I had planned on venting here Monday night after having read the kids school reports with them after school. Fortunately the world didn’t come crashing down as we had feared and the reports were actually decent and the class placement was better than expected.
Girl-child’s report was as expected; she is doing exceedingly well in all areas of her school life, she loves school and has a strong cohort of students of all ages to spend time with both in and out of the classroom. Essentially she loves school and the school environment loves her and she is thriving. Other than the excessive amount of time off school (oops, a 3 week trip to Japan will do that to your attendance record) there is nothing at all to be concerned about. She is excited about her new teacher because he loves music and writing and has suggested that they can write songs in class, could she be any happier? I think not, the boy-child however, I wasn’t so sure.
It is fair to say that I was expecting the worst with boy-child’s report as he had a less that impressive mid-year report. I should clarify that it wasn’t the marks he received that I was concerned with, it was the fact that none of the issues the teacher had highlighted were even communicated with us prior to reading his mid-year report. We didn’t know that in the first half of the year he did so little reading work in class that the teacher found it difficult to grade his ability! There really is no point me re-hashing his mid-year results and subsequent three-way conference with his teachers but you can read about them here and here.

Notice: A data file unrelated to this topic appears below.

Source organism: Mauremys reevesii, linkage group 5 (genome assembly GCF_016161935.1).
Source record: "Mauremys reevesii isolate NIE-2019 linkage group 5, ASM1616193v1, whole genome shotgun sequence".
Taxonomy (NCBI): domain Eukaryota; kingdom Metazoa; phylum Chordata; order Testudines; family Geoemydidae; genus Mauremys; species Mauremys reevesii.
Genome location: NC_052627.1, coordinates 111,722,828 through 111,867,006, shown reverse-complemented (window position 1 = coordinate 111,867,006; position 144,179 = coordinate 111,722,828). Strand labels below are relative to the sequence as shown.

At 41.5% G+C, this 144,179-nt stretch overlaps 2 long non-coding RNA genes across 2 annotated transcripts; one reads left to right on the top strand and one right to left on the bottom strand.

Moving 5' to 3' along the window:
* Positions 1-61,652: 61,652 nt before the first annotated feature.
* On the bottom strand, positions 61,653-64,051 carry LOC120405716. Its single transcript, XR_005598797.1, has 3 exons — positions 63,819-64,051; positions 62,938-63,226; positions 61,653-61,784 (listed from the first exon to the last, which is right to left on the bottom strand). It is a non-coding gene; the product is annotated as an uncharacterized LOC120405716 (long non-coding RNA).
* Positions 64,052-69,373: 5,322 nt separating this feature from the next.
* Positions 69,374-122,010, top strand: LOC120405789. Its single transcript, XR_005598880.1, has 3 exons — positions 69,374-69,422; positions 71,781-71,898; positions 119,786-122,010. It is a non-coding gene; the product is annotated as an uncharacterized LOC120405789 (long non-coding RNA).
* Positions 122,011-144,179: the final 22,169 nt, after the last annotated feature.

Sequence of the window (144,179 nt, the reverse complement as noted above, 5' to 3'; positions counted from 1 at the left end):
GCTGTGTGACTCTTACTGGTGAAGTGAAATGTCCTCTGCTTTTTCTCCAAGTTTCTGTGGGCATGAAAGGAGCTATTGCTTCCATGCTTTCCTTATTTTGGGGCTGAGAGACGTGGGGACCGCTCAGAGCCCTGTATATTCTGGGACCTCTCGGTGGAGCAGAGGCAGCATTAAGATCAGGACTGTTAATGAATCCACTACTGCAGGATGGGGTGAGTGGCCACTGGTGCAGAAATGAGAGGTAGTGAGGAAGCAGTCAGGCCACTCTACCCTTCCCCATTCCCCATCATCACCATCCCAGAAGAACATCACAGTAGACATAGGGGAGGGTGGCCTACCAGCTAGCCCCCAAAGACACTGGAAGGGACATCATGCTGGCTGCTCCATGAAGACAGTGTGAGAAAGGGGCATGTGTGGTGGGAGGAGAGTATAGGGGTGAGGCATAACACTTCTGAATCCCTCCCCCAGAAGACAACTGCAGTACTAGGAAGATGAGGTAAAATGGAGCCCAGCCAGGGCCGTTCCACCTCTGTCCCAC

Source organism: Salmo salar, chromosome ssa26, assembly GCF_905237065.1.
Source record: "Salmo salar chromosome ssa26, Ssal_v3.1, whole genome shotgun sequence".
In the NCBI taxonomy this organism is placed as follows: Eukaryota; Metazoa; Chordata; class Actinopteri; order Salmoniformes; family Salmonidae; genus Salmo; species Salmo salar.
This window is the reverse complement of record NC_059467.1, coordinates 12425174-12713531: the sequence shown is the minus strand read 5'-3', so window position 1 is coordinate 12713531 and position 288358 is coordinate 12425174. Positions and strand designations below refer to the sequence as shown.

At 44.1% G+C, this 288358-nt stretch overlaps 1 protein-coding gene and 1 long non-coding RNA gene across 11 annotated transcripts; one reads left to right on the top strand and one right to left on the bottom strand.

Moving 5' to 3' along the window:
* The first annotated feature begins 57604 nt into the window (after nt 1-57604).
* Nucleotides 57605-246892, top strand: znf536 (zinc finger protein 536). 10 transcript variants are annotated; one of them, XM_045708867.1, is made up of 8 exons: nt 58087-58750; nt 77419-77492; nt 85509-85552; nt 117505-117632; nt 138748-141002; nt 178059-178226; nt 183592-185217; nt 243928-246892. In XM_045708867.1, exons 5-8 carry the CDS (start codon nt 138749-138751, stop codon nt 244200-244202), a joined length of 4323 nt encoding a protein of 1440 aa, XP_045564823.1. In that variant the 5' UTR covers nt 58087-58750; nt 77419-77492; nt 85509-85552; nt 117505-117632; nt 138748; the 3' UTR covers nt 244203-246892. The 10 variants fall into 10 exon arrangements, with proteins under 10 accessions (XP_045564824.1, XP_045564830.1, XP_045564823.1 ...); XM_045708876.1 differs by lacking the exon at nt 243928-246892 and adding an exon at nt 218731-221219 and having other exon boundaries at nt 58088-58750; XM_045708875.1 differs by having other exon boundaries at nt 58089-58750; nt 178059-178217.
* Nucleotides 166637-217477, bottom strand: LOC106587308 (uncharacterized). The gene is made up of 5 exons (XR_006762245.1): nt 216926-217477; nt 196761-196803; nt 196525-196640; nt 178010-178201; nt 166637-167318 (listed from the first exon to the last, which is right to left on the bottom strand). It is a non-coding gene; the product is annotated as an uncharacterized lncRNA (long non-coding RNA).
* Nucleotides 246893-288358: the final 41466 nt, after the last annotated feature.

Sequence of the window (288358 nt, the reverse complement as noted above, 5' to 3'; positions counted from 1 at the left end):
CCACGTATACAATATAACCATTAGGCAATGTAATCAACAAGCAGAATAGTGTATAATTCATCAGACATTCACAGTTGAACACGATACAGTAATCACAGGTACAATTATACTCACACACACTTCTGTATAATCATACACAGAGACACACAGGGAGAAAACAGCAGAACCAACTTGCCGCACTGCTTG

Anyway, I was relieved when I opened his report to see that he was at an appropriate level for all of his classes, even back ahead of where expected in ICT. The comments still weren’t all that favourable but did show that he did contribute in class more frequently and more positively, I could breathe a sigh of relief before flicking through the specialist classes report and his self-assessment.
Now I am guessing that it is fair to assume that the reports are standardised across the state, but just in case they aren’t here is a summary of the format of his school report at grade 3 (the format was slightly different for girl-child in grade 1). It starts with a chart showing where your child sits in relation to what is expected of a student in that grade at this time of the year. This is followed by a general blurb about what the student has achieved, areas for improvement and how the school will support the child’s learning. This is followed by what we can do to support learning at home and finishes with a student’s comment that is typed into the report, I am guessing, by the teacher. This is where I struggled to keep it together as I read through the comment with boy-child sitting on my lap.
Here are boy-childs comments on his year. Names have been changed to protect the innocent and those less innocent!
“Something I am looking forward to at school next year is me not having to be in loud abrasive teacher’s class because my dad talked to the principal about having a teacher that I get along with. My favourite things at school this year were watching the videos, playing outside with my friends and I especially liked maths because they are the things I like doing. Some things I improved at were maths, reading and writing because my mum got my brain working.”
I guess he calls it as he sees it and it is clear that he didn’t like school much at all this year. It makes me sad that he learnt how to play the game but didn’t get along with his teacher at all and had a very negative school year (for the second year in a row) but I am very happy with his teacher for next year. His new teacher is the teacher he had in prep; she is kind, nurturing, supportive and he likes her. Above all I am able to communicate freely and easily with her. I am really looking forward to working together, all of us, to ensure he has a great year at school. As a bonus he even has some of his friends in the same class!
All I have to do now is stay sane for another few days and school is over for the year. I wish I could say the same about work!